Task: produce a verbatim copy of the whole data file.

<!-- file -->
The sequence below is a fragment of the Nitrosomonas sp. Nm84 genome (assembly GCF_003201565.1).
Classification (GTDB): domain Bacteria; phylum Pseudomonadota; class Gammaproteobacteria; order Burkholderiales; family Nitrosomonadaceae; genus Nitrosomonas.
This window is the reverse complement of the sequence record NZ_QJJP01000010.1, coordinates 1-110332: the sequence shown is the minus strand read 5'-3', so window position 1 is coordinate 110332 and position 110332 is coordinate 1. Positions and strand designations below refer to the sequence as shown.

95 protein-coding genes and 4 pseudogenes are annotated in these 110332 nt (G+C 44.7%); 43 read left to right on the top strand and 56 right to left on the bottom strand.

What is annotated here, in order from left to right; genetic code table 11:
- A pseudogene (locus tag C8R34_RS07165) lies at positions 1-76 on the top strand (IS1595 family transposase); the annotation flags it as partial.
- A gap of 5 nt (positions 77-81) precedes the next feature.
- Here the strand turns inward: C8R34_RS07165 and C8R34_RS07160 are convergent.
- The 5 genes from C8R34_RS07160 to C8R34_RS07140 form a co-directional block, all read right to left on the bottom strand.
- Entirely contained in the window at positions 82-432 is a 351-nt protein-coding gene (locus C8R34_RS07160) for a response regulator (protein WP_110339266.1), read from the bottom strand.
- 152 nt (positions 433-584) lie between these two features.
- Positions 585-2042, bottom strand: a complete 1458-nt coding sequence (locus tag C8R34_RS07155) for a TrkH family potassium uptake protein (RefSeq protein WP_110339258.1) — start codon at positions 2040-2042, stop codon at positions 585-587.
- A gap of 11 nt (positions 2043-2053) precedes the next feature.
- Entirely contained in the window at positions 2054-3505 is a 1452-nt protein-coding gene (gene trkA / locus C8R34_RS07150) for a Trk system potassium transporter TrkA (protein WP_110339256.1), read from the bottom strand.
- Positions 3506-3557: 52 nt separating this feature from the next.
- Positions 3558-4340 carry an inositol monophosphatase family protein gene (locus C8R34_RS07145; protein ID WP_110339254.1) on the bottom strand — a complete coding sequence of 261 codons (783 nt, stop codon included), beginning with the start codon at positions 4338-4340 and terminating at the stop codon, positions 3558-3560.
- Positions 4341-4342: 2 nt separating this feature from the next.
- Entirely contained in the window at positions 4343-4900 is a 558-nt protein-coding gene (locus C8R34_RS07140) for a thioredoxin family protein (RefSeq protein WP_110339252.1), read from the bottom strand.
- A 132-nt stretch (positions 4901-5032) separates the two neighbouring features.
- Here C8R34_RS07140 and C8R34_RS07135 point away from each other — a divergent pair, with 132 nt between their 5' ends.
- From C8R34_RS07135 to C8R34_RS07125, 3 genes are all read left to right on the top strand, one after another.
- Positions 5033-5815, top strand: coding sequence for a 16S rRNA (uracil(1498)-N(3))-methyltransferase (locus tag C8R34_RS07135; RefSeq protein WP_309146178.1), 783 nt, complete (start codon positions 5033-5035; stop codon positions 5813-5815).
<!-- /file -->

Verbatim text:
The sequence below is a fragment of the Nitrosomonas sp. Nm84 genome (assembly GCF_003201565.1).
Classification (GTDB): domain Bacteria; phylum Pseudomonadota; class Gammaproteobacteria; order Burkholderiales; family Nitrosomonadaceae; genus Nitrosomonas.
This window is the reverse complement of the sequence record NZ_QJJP01000010.1, coordinates 1-110332: the sequence shown is the minus strand read 5'-3', so window position 1 is coordinate 110332 and position 110332 is coordinate 1. Positions and strand designations below refer to the sequence as shown.

95 protein-coding genes and 4 pseudogenes are annotated in these 110332 nt (G+C 44.7%); 43 read left to right on the top strand and 56 right to left on the bottom strand.

What is annotated here, in order from left to right; genetic code table 11:
- A pseudogene (locus tag C8R34_RS07165) lies at positions 1-76 on the top strand (IS1595 family transposase); the annotation flags it as partial.
- A gap of 5 nt (positions 77-81) precedes the next feature.
- Here the strand turns inward: C8R34_RS07165 and C8R34_RS07160 are convergent.
- The 5 genes from C8R34_RS07160 to C8R34_RS07140 form a co-directional block, all read right to left on the bottom strand.
- Entirely contained in the window at positions 82-432 is a 351-nt protein-coding gene (locus C8R34_RS07160) for a response regulator (protein WP_110339266.1), read from the bottom strand.
- 152 nt (positions 433-584) lie between these two features.
- Positions 585-2042, bottom strand: a complete 1458-nt coding sequence (locus tag C8R34_RS07155) for a TrkH family potassium uptake protein (RefSeq protein WP_110339258.1) — start codon at positions 2040-2042, stop codon at positions 585-587.
- A gap of 11 nt (positions 2043-2053) precedes the next feature.
- Entirely contained in the window at positions 2054-3505 is a 1452-nt protein-coding gene (gene trkA / locus C8R34_RS07150) for a Trk system potassium transporter TrkA (protein WP_110339256.1), read from the bottom strand.
- Positions 3506-3557: 52 nt separating this feature from the next.
- Positions 3558-4340 carry an inositol monophosphatase family protein gene (locus C8R34_RS07145; protein ID WP_110339254.1) on the bottom strand — a complete coding sequence of 261 codons (783 nt, stop codon included), beginning with the start codon at positions 4338-4340 and terminating at the stop codon, positions 3558-3560.
- Positions 4341-4342: 2 nt separating this feature from the next.
- Entirely contained in the window at positions 4343-4900 is a 558-nt protein-coding gene (locus C8R34_RS07140) for a thioredoxin family protein (RefSeq protein WP_110339252.1), read from the bottom strand.
- A 132-nt stretch (positions 4901-5032) separates the two neighbouring features.
- Here C8R34_RS07140 and C8R34_RS07135 point away from each other — a divergent pair, with 132 nt between their 5' ends.
- From C8R34_RS07135 to C8R34_RS07125, 3 genes are all read left to right on the top strand, one after another.
- Positions 5033-5815, top strand: coding sequence for a 16S rRNA (uracil(1498)-N(3))-methyltransferase (locus tag C8R34_RS07135; RefSeq protein WP_309146178.1), 783 nt, complete (start codon positions 5033-5035; stop codon positions 5813-5815).